Nepali Times Asian Paints
From The Nepali Press
No more orphans



"What we suffered during the seven wars of the insurgency would be a bad dream for most people, for us it was cruel reality, which is why we fear the peace negotiations breaking down." This is the overriding concern of most Nepalis who have experienced the horror of civil war at close quarters.

"The nation must have peace, and we must be able to voice our grievances at the peace talks," says Daisy Singh Sijapati, widow of late SSP Parameshowr Singh Sijapati. "We lost our husbands for the sake of our country, now the state cannot turn a blind eye to our suffering," she added. Radha Bhandari, who was married to late Subedar Krishna Bahadur Bhandari, is also concerned that war widows may not be on the agenda. With four young children to raise, she asks, "If those who can legitimately plead with the government for assistance are in such dire straits, how much more terrible must it be for the rest of the people?" The Nuwakot resident also said children orphaned by the war should receive free education, and widows should be given skill training and interest free loans to make them independent.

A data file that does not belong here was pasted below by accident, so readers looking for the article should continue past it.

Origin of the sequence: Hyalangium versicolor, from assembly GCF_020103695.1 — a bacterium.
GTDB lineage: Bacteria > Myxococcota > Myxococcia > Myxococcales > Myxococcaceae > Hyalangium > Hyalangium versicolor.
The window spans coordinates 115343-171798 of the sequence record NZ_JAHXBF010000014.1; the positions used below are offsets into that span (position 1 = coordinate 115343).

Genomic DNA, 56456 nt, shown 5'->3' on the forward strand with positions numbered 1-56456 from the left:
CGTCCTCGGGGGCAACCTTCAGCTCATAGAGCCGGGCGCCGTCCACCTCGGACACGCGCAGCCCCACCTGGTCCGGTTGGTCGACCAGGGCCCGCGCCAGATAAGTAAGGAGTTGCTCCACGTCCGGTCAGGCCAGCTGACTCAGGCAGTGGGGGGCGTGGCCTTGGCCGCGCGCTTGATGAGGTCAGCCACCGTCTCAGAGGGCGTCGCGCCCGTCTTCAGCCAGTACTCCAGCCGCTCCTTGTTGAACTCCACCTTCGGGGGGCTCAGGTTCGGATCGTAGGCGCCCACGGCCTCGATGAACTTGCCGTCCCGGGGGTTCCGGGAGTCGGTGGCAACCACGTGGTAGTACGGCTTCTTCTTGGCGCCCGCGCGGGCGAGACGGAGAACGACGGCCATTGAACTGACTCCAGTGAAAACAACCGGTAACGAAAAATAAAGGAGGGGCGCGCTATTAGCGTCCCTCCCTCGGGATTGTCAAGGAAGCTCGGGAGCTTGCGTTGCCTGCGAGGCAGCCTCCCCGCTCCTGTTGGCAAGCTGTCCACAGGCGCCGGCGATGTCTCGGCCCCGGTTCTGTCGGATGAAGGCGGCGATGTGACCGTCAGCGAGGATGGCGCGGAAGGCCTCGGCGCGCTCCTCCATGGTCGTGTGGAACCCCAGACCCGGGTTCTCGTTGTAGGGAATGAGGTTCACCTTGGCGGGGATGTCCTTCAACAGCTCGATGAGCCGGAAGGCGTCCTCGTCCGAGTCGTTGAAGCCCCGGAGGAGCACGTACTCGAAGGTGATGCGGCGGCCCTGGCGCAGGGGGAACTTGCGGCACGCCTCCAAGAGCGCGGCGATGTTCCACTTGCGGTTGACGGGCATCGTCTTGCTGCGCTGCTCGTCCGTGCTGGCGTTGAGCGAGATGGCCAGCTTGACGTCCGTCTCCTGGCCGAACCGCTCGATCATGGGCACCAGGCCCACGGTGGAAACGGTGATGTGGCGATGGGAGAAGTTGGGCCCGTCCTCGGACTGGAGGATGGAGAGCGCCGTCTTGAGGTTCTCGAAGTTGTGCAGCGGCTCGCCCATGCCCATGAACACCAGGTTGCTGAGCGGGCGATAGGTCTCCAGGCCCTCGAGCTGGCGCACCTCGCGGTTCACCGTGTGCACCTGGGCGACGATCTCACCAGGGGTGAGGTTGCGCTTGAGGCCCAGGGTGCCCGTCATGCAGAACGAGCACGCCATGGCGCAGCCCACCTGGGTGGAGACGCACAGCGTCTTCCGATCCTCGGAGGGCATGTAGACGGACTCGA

The pain of loss and helplessness has taken a toll on women from both sides of the insurgency. Janaki Tharu of Bardiya was married to Krishna Tharu who was killed by the security forces for allegedly being a Maoist. "There should not be any more widows and orphans," she says, calling for the representation of war widows in the proposed peace talks. Janaki's neighbour Shanti Tharu cannot agree more. Her husband, a Nepali Congress supporter, was killed by the rebels for allegedly being an informer. With the responsibility of rearing and educating eight children, Shanti has often wondered if it may not be easier to just commit suicide. "I did not come here to bemoan my fate, but to see peace return. My hope now lies in that," says Shanti.

Far too many women have lost the heads of households and sole breadwinners, the fathers of their children: today they are in need of help and assistance, the future of their children hangs in the balance. It has become critical that the petition of these war widows is represented in the peace talks between the government and the rebels. Rights workers from various organisations like Rita Thapa of Nagarik Awaz and Lili Thapa of Human Rights of Women Group are pressing for their inclusion in the agenda.


LATEST ISSUE
638
(11 JAN 2013 - 17 JAN 2013)


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